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Mr. James Clappison (Hertsmere): Following on from my right hon. Friend's comments about the unwillingness of the Opposition to debate economic policy, is he aware that out of 12 Opposition day debates so far this year, not one has related to the management of the economy? Will my right hon. Friend give the Opposition Front-Bench team an opportunity to overcome that shyness and explain how they would control public expenditure, deal with taxation and achieve high levels of growth, falling unemployment and low inflation? May I warn him,

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however, that in view of the feeble performance by the Opposition Front-Bench team in Treasury questions today, such a debate would not take very long?

Mr. Newton: I will of course look for such an opportunity in response to my hon. Friend's blandishments. I must make the observation, however, that providing an opportunity and ensuring that it is taken are two very different things.

Mr. Paddy Tipping (Sherwood): Will an early opportunity be provided to discuss a promise made five years ago by the then Home Secretary that the imprisonment of unconvicted 15 and 16-year-olds would be discontinued? It is essential to have that debate now, as three years ago 57 youngsters were in custody and today 220 are in custody. What has happened to that promise?

Mr. Newton: While I cannot promise a debate, I can certainly bring the matter to the attention of my right hon. and learned Friend the Home Secretary. The hon. Gentleman may care to bear in mind the fact that my right hon. and learned Friend is due to answer questions on Thursday 20 April.

Mr. John Heppell (Nottingham, East): Is the Leader of the House aware that yesterday, while announcing plans for a private prison in Nottinghamshire, the Home Secretary bragged and boasted that there were no longer any cases of three prisoners to a cell? Is he also aware that, on the same day, instructions were sent out from area managers to prison governors which effectively told them not only to return to putting three people in a cell, but that there was a need to put prisoners in television and recreation rooms and in workshops? Will the Leader of the House find time next week for a debate about the developing crisis in Her Majesty's prisons?

Mr. Newton: It is certainly Government policy to ensure that the prison service has the resources to provide accommodation for those whom the courts send to prison. That is why there has been a substantial increase in the number of places provided. However, I shall draw the hon. Gentleman's remarks to the attention of my right hon. and learned Friend.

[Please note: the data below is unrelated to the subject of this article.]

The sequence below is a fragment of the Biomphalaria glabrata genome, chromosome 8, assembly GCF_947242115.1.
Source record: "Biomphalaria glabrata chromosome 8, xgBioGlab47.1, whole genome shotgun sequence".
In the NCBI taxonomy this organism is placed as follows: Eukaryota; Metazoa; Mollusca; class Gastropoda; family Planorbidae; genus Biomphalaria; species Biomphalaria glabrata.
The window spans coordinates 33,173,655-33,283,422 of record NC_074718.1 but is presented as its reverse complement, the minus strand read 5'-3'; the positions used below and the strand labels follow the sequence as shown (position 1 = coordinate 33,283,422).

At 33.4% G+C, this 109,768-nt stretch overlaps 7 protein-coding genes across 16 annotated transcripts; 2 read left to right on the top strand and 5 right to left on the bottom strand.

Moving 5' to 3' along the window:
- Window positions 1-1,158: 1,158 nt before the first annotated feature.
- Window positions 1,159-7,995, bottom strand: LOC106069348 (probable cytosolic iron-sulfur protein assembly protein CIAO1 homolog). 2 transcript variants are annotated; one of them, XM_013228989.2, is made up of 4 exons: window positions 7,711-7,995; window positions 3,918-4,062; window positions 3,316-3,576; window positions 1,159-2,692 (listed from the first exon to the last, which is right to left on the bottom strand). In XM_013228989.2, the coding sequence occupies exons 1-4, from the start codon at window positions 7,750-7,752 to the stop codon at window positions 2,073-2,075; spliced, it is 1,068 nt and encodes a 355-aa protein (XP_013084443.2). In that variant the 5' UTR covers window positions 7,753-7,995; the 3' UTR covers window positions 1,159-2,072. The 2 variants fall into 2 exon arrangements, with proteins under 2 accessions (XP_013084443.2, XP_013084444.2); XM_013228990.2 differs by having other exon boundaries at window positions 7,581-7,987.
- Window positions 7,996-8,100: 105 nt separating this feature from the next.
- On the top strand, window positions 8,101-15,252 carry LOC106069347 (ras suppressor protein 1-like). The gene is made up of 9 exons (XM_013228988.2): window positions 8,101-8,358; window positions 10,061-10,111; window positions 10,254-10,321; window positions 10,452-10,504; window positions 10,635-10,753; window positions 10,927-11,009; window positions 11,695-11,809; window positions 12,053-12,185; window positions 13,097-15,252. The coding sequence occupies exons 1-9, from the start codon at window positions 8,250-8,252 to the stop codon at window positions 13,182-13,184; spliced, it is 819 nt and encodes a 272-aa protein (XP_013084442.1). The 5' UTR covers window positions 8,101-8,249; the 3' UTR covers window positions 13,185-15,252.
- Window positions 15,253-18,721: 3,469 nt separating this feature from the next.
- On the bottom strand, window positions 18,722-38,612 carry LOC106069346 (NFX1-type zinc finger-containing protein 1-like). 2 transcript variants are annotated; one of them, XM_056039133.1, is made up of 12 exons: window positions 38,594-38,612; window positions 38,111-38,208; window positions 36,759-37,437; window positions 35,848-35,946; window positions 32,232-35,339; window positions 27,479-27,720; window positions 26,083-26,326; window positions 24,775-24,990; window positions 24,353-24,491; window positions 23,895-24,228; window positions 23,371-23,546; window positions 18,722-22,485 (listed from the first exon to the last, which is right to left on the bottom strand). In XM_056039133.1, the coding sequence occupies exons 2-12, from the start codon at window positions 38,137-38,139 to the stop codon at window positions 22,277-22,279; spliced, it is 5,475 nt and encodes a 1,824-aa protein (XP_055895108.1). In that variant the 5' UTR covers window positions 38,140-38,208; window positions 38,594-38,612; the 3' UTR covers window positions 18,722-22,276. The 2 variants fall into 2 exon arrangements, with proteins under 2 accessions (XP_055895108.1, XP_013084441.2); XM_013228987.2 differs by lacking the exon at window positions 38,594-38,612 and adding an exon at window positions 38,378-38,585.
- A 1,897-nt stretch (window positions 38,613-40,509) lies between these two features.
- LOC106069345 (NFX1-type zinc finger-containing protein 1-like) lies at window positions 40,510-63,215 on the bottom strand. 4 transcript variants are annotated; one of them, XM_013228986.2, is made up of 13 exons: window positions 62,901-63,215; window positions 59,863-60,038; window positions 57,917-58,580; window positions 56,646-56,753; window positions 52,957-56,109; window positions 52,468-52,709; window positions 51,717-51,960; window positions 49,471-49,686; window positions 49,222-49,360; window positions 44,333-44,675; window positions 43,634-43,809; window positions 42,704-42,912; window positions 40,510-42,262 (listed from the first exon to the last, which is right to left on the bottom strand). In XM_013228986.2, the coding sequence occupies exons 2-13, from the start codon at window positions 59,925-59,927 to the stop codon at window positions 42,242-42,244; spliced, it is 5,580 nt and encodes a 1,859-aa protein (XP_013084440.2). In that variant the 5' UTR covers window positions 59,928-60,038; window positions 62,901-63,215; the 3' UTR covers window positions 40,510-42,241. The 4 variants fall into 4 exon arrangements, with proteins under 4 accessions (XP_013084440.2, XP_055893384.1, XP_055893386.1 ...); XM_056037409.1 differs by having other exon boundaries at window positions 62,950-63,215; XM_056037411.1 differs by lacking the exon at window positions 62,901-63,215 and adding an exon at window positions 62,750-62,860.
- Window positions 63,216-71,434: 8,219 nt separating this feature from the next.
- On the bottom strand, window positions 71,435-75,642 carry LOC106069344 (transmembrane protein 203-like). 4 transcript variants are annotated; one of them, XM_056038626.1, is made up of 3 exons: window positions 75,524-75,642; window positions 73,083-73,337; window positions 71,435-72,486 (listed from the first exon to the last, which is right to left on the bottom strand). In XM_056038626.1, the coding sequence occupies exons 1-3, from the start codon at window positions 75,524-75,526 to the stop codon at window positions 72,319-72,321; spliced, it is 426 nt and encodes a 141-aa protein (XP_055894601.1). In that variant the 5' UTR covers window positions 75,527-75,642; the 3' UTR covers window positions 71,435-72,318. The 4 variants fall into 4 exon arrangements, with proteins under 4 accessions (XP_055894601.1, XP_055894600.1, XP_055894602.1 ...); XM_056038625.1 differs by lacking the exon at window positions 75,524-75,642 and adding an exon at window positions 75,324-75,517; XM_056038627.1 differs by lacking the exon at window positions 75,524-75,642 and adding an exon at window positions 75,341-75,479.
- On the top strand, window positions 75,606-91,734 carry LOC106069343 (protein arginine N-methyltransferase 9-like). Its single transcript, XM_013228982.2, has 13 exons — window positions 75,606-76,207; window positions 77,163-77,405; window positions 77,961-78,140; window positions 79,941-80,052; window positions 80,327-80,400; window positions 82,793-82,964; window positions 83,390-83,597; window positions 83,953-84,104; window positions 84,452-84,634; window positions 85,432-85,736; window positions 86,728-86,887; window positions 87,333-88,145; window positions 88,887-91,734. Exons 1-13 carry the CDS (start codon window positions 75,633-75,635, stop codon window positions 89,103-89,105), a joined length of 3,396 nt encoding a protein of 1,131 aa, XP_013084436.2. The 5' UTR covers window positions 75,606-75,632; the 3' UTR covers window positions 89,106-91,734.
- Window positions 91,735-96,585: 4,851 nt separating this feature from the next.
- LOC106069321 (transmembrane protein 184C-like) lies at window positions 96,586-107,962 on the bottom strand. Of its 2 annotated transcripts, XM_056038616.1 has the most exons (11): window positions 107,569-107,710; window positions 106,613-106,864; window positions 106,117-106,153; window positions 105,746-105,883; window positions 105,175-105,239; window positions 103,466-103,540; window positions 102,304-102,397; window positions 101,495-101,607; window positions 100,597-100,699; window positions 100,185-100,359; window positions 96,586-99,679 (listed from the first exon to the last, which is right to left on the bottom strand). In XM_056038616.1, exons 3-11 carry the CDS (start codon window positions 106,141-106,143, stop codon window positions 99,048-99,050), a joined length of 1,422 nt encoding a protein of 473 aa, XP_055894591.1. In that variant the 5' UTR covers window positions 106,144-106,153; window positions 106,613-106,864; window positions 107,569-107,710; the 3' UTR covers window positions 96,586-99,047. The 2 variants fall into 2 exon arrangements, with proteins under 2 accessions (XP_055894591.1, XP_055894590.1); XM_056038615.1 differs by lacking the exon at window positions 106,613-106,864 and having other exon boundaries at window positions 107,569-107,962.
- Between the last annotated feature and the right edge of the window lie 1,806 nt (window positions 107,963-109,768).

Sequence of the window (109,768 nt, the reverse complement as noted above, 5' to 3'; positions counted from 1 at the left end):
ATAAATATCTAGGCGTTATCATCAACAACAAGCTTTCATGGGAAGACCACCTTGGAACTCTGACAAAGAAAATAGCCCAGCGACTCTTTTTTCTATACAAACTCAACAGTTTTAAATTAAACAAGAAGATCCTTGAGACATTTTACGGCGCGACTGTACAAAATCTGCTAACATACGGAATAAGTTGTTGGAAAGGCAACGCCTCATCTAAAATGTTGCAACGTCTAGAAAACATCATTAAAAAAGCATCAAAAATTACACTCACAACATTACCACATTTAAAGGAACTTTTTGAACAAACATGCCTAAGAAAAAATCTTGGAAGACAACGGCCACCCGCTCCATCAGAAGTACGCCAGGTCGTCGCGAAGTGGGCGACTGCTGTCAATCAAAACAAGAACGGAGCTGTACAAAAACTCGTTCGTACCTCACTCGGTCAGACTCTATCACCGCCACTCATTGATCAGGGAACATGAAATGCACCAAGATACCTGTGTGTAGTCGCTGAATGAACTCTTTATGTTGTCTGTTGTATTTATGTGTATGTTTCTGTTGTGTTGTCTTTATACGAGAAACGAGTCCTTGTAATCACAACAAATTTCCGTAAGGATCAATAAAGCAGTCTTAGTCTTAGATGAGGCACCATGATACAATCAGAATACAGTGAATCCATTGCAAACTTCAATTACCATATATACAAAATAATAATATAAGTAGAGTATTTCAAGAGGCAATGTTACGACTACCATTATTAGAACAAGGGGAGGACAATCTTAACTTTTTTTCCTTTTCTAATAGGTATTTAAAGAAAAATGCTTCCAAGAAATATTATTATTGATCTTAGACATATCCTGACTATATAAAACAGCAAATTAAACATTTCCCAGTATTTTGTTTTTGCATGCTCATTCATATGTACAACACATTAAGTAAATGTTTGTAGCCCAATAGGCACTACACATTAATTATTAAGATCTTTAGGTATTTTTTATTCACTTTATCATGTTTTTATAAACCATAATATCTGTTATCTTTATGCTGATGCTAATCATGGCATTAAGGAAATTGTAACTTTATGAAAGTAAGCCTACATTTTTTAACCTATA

Mr. John Gunnell (Morley and Leeds, South): Will it fall to the Leader of the House, in his own right, to make a statement on conflict of interests? As the right hon. Gentleman is aware, at present the issue is the role of defence procurement Ministers. Would it be helpful if we had a clear statement of principles so that when the facts of a matter were not in dispute, the necessary action would follow?

Mr. Newton: I am not entirely clear precisely what the hon. Gentleman is referring to--unless this is a further attempt to raise questions about my right hon. Friend the Chief Secretary to the Treasury. However, the rules concerning people holding ministerial office at the time are all clearly set out in "Questions of Procedure for Ministers", which under the present Government is published and available for the first time.

Mr. Mike O'Brien (Warwickshire, North): May we have an urgent debate on Customs and Excise, which is part of the Treasury, so that we can be reassured that

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Ministers will encourage that service to investigate every suspect, without fear or favour, even if the suspect has been a Treasury Minister?

Mr. Newton: Clearly that is another attempt to reopen the same subject. If the hon. Gentleman has any evidence to suggest that those matters have not been properly investigated he should make it available and not make allegations by innuendo across the Floor of the House.

Mr. Jeremy Corbyn (Islington, North): Will the Leader of the House make time available for a serious debate on the invasion of northern Iraq by Turkey, and the danger of an explosion in that whole area, with attacks on the Kurdish people not only by Iraq but by Turkey, and attacks by Iran on the Kurdish people within its frontiers? Such a serious debate would cover Britain's military involvement in the area through supplying intelligence information to the Turkish armed forces, and British arms sales to Turkey, Iran and Iraq in the past?

Mr. Newton: The right course is for me to bring those questions to the attention of my right hon. Friend the Foreign Secretary.

Mr. Tony Banks (Newham, North-West): Has the Leader of the House seen the report in The Guardian today, headlined:

"Mandarins censor damning report on County Hall sale"? It would appear that the National Audit Office report is being censored by the Department of the Environment under its Permanent Secretary, Andrew Turnbull, who wants to take out the parts that show clearly that civil servants did not give Ministers the full evidence about the competing bids by the Shirayama hotel group and the London School of Economics. When the report is published next week, will the right hon. Gentleman arrange for a statement to be made in the House so that we can find out whether civil servants stitched up Ministers or whether Ministers stitched us up?